Stoichiometric interactions explain spindle dynamics and scaling across 100 million years of nematode evolution

Reza Farhadifar, Che Hang Yu, Gunar Fabig, Hai Yin Wu, David B. Stein, Matthew Rockman, Thomas Müller-Reichert, Michael J. Shelley, Daniel J. Needleman

Research output: Contribution to journalArticlepeer-review

Abstract

The spindle shows remarkable diversity, and changes in an integrated fashion, as cells vary over evolution. Here, we provide a mechanistic explanation for variations in the first mitotic spindle in nematodes. We used a combination of quantitative genetics and biophysics to rule out broad classes of models of the regulation of spindle length and dynamics, and to establish the importance of a balance of cortical pulling forces acting in different directions. These experiments led us to construct a model of cortical pulling forces in which the stoichiometric interactions of microtubules and force generators (each force generator can bind only one microtubule), is key to explaining the dynamics of spindle positioning and elongation, and spindle final length and scaling with cell size. This model accounts for variations in all the spindle traits we studied here, both within species and across nematode species spanning over 100 million years of evolution.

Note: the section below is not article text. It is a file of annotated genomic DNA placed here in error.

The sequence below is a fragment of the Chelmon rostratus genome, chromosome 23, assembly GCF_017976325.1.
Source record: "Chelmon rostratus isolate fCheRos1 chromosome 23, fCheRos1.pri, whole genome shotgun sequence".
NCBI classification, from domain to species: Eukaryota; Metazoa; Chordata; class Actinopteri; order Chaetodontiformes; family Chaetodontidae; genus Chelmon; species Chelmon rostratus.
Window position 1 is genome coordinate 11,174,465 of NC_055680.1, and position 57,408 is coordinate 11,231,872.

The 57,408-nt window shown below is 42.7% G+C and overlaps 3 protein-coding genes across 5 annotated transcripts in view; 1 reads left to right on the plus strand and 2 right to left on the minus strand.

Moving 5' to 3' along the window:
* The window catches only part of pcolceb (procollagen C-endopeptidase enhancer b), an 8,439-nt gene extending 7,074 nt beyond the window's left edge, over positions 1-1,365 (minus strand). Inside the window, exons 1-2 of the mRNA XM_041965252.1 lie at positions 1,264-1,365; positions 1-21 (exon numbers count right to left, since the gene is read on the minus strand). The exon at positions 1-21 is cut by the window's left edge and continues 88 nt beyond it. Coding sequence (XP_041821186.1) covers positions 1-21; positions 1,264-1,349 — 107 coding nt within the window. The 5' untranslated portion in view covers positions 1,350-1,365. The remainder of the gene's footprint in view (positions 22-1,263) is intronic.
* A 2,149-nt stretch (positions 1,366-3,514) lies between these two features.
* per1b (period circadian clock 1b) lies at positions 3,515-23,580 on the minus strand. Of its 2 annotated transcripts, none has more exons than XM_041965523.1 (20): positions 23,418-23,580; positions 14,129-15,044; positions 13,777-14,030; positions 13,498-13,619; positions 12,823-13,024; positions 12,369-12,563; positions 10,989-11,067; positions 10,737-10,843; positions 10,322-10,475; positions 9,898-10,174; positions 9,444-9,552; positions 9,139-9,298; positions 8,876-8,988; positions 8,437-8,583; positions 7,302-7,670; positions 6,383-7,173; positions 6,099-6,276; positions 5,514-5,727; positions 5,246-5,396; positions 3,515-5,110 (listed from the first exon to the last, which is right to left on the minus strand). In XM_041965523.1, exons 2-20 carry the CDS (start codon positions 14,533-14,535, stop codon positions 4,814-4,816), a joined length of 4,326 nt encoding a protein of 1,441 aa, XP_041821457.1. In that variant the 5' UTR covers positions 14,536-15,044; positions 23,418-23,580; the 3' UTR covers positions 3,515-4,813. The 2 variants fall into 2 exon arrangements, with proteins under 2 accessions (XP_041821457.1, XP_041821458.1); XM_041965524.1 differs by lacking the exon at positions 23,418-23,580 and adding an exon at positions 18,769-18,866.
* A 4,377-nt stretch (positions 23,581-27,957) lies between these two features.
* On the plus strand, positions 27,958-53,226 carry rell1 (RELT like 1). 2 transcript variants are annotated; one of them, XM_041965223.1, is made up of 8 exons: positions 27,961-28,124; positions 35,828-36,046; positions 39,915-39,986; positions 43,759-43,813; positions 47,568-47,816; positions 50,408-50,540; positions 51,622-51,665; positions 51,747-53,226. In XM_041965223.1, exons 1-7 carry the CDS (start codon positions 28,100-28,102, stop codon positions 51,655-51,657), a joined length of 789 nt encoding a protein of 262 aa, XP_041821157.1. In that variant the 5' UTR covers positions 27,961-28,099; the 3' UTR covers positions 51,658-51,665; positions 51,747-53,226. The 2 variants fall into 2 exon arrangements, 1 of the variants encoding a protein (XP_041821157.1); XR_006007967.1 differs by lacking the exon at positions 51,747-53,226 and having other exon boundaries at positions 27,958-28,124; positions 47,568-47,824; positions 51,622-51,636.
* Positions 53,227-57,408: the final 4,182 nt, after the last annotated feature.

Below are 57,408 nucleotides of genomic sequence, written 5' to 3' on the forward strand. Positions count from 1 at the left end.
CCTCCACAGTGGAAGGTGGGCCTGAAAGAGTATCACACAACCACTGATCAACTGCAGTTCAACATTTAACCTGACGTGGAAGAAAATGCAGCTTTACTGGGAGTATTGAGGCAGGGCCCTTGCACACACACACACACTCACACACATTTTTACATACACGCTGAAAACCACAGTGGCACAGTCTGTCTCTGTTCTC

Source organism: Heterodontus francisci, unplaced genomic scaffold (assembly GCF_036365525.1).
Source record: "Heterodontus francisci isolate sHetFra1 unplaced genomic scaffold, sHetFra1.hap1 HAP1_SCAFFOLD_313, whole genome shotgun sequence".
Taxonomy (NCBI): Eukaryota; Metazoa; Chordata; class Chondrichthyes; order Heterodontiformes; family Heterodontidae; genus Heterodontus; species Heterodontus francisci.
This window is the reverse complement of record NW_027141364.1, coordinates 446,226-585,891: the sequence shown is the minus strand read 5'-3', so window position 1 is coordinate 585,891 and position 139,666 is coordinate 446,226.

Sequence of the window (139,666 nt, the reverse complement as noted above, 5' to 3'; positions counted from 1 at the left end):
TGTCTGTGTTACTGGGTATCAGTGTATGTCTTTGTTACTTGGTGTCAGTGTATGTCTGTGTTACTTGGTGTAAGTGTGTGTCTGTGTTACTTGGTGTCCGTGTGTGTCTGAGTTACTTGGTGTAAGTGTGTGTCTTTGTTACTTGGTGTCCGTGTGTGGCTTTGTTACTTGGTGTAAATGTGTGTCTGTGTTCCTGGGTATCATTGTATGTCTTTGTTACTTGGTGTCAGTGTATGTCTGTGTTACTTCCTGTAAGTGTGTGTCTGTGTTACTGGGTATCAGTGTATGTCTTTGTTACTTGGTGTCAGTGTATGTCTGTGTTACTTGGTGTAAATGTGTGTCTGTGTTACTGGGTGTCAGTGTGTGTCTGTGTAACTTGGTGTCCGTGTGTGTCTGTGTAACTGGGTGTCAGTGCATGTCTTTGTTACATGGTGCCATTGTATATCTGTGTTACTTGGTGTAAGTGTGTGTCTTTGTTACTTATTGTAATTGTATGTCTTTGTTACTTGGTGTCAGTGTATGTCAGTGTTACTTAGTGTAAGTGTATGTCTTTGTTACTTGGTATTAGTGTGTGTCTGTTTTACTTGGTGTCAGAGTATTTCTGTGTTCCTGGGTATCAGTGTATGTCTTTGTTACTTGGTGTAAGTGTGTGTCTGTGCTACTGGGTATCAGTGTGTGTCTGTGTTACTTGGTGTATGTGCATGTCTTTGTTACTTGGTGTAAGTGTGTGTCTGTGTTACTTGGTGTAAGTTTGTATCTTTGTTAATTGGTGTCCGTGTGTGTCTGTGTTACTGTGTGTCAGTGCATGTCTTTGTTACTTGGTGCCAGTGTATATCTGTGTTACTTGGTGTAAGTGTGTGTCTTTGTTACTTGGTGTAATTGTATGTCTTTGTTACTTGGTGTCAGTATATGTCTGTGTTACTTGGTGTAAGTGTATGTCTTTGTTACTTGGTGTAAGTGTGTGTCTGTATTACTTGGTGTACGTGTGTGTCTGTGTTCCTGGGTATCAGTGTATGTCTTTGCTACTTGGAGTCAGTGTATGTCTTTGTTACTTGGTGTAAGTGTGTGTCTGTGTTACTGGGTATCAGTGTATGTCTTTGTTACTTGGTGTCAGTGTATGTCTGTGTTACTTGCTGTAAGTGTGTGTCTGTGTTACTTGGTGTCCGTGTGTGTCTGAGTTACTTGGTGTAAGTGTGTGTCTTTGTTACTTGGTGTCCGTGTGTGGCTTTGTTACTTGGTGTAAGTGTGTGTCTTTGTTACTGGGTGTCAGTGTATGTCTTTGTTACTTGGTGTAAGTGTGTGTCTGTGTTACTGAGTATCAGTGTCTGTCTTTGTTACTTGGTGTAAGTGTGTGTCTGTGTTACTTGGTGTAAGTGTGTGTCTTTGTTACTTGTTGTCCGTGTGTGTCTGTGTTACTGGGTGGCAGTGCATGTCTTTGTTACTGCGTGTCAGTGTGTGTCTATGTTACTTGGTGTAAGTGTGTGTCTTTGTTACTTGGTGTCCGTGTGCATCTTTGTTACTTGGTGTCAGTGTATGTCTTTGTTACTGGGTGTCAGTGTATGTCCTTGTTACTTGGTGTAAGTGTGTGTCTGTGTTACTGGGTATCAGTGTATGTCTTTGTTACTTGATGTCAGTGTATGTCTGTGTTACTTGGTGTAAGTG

Original languageEnglish (US)
Article numbere55877
Pages (from-to)1-26
Number of pages26
JournaleLife
Volume9
DOIs
StatePublished - Sep 2020

ASJC Scopus subject areas

  • Neuroscience(all)
  • Immunology and Microbiology(all)
  • Biochemistry, Genetics and Molecular Biology(all)

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